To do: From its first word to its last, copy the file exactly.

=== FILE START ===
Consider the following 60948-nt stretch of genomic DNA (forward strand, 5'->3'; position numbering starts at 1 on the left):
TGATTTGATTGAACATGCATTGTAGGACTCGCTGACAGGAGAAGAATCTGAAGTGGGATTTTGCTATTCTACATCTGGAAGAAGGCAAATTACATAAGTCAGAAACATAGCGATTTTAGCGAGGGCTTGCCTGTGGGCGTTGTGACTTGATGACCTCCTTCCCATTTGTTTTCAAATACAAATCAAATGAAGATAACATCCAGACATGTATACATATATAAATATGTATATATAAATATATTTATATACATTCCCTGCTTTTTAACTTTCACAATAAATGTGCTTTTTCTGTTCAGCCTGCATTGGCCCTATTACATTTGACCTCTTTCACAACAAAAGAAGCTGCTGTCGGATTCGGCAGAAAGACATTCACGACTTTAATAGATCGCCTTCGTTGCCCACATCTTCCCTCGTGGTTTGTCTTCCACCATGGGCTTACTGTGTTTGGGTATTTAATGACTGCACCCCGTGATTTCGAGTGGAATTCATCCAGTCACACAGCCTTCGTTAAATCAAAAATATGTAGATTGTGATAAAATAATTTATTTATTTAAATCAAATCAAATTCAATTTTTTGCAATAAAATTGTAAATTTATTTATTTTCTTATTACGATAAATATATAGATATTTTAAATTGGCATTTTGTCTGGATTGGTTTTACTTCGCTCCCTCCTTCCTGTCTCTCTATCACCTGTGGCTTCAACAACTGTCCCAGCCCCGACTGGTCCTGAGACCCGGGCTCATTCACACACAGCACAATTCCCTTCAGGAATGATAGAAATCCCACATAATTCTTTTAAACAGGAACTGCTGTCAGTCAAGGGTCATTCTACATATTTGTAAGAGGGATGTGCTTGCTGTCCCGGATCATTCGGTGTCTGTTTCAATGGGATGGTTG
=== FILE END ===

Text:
Consider the following 60948-nt stretch of genomic DNA (forward strand, 5'->3'; position numbering starts at 1 on the left):
TGATTTGATTGAACATGCATTGTAGGACTCGCTGACAGGAGAAGAATCTGAAGTGGGATTTTGCTATTCTACATCTGGAAGAAGGCAAATTACATAAGTCAGAAACATAGCGATTTTAGCGAGGGCTTGCCTGTGGGCGTTGTGACTTGATGACCTCCTTCCCATTTGTTTTCAAATACAAATCAAATGAAGATAACATCCAGACATGTATACATATATAAATATGTATATATAAATATATTTATATACATTCCCTGCTTTTTAACTTTCACAATAAATGTGCTTTTTCTGTTCAGCCTGCATTGGCCCTATTACATTTGACCTCTTTCACAACAAAAGAAGCTGCTGTCGGATTCGGCAGAAAGACATTCACGACTTTAATAGATCGCCTTCGTTGCCCACATCTTCCCTCGTGGTTTGTCTTCCACCATGGGCTTACTGTGTTTGGGTATTTAATGACTGCACCCCGTGATTTCGAGTGGAATTCATCCAGTCACACAGCCTTCGTTAAATCAAAAATATGTAGATTGTGATAAAATAATTTATTTATTTAAATCAAATCAAATTCAATTTTTTGCAATAAAATTGTAAATTTATTTATTTTCTTATTACGATAAATATATAGATATTTTAAATTGGCATTTTGTCTGGATTGGTTTTACTTCGCTCCCTCCTTCCTGTCTCTCTATCACCTGTGGCTTCAACAACTGTCCCAGCCCCGACTGGTCCTGAGACCCGGGCTCATTCACACACAGCACAATTCCCTTCAGGAATGATAGAAATCCCACATAATTCTTTTAAACAGGAACTGCTGTCAGTCAAGGGTCATTCTACATATTTGTAAGAGGGATGTGCTTGCTGTCCCGGATCATTCGGTGTCTGTTTCAATGGGATGGTTG